The only thing I’d add is that students get a lot of resources and support for the written assessments. They are given a learning guide with each assessment, plus we offer a tutorial day for students to bring in their answers to discuss with us. It’s organised through our Student Support Officer and student are told what topics we’ll be discussing ahead of time. The goal isn’t for us to do their assessment for them but to provide clarity and give them the chance to go through any of the responses that they might feel uncertain about.
What are the advantages of studying an aged care course at the Amana Living Training Institute?
We treat every student individually. They’re not just another number to us and it’s highly personalised.
It feels like a family for many students. We have so many people from different backgrounds and cultures and they all bring their different ideas. It’s exciting. It’s also great to see them sharing examples with each other as it really helps their learning.
We provide a modern training facility in Rivervale, highly experienced trainers from diverse backgrounds, and we’re easy to work with. You don’t have to contact five different people to get the answer you want. There’s a dedicated contact person who will address your concern or question, and can put you onto a trainer quickly.
The fact that we can offer work placements at Amana Living sites is a real advantage as it means students get a good grounding. Plus, students who do well on their course also stand a high change of getting a job with Amana Living. It’s not guaranteed but quite often we get managers asking us about students who have completed work placements at their care centre.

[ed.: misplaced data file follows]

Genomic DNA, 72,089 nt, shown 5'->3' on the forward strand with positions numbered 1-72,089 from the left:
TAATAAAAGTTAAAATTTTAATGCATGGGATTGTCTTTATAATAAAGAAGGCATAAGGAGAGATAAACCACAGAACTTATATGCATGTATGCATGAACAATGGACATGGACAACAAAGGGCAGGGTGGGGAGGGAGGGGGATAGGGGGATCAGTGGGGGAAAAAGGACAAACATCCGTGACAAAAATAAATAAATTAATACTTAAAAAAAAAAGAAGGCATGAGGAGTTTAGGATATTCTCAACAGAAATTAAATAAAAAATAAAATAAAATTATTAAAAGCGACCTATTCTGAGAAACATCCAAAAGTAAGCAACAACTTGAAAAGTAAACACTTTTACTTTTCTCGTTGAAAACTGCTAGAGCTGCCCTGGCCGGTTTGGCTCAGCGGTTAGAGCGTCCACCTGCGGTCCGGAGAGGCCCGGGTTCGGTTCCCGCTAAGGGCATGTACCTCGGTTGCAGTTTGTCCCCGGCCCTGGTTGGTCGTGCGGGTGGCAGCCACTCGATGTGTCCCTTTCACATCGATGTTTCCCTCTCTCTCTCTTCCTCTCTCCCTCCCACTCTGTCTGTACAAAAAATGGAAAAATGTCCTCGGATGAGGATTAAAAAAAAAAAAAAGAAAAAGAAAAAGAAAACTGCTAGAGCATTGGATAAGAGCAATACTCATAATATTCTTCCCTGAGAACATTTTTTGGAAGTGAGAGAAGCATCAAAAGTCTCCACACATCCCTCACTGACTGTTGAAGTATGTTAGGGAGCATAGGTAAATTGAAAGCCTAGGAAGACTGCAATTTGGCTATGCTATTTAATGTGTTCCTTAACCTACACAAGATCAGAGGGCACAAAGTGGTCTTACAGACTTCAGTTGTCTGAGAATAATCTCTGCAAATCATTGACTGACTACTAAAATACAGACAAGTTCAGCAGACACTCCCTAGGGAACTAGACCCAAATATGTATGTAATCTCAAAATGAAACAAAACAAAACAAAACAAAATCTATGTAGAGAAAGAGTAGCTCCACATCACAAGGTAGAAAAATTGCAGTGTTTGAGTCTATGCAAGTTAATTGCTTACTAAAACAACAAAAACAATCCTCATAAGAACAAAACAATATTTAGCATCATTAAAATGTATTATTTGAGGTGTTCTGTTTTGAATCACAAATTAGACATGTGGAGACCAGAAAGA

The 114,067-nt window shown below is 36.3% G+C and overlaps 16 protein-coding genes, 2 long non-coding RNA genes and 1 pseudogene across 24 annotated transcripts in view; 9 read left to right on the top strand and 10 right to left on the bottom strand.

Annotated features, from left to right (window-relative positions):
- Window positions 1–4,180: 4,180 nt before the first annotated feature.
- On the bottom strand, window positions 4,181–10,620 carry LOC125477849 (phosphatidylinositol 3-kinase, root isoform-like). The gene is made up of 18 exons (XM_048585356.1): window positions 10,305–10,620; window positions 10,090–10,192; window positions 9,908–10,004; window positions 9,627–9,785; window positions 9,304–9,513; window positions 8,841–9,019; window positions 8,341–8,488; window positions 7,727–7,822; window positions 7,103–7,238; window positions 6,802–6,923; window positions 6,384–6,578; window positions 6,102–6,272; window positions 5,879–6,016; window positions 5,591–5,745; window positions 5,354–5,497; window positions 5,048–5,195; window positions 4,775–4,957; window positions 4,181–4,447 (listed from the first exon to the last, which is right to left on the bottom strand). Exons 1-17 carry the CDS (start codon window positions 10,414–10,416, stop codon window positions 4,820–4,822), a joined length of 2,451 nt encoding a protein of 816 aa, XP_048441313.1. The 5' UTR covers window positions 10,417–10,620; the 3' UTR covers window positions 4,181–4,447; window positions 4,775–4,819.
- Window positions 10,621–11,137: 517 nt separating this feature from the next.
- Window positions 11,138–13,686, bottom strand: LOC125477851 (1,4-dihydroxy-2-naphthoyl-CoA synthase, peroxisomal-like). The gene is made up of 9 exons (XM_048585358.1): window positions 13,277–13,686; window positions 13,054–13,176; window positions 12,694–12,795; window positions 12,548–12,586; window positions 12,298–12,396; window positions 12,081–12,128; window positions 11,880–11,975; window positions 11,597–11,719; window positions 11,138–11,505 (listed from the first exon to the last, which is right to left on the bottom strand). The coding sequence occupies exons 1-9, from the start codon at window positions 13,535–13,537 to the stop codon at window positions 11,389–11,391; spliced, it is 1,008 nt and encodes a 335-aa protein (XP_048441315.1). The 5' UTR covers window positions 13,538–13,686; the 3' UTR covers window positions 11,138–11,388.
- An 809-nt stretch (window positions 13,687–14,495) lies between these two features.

We’re lucky that we’re a training organisation who can send students into our own facilities so they can gain practical experience of what we’ve talked about in the classroom. Many other aged care training organisations don’t have this capability.
I’m proud of the staff we have in Amana Living care centres and the support they show to our students. Just the other day one of our mature-aged students raved about how kind and considerate the staff were, and how they helped her to upskill during a work placement.
Ultimately, students who choose the Amana Living Training Institute will be well trained and well supported. It’s challenging but they’ll have a good time.
What would you tell people thinking about entering aged care?
I always tell my students that aged care is a great stepping stone if you love people. It opens up doors to other jobs, like occupational therapy assistant, and to other sectors like disability services.
There’s a lot of variety too. You can work in different locations and no day is the same. In home care, you could be helping someone to garden and the next time you see them you could be taking them out shopping or having a coffee. You’re often the person that the client looks forward to seeing regularly, and you get to really know them and develop a good relationship.
It’s a brilliant job. You’re helping people to live a good life. I honestly don’t think you can ask for better job satisfaction.
People need to really want to work in aged care and be passionate about helping older people.
When you say yes to working in aged care, you have to be open to the challenges and the daily routines. I always tell my students to ask questions, get your hands dirty and always try to upskill yourself.
If you’re interested in a job in aged care and would like to know more about the courses and training available at the Amana Living Training Institute, contact the team on 1300 492 703. They’ll be able to answer all your questions and help put you on the path towards a fulfilling career in aged care.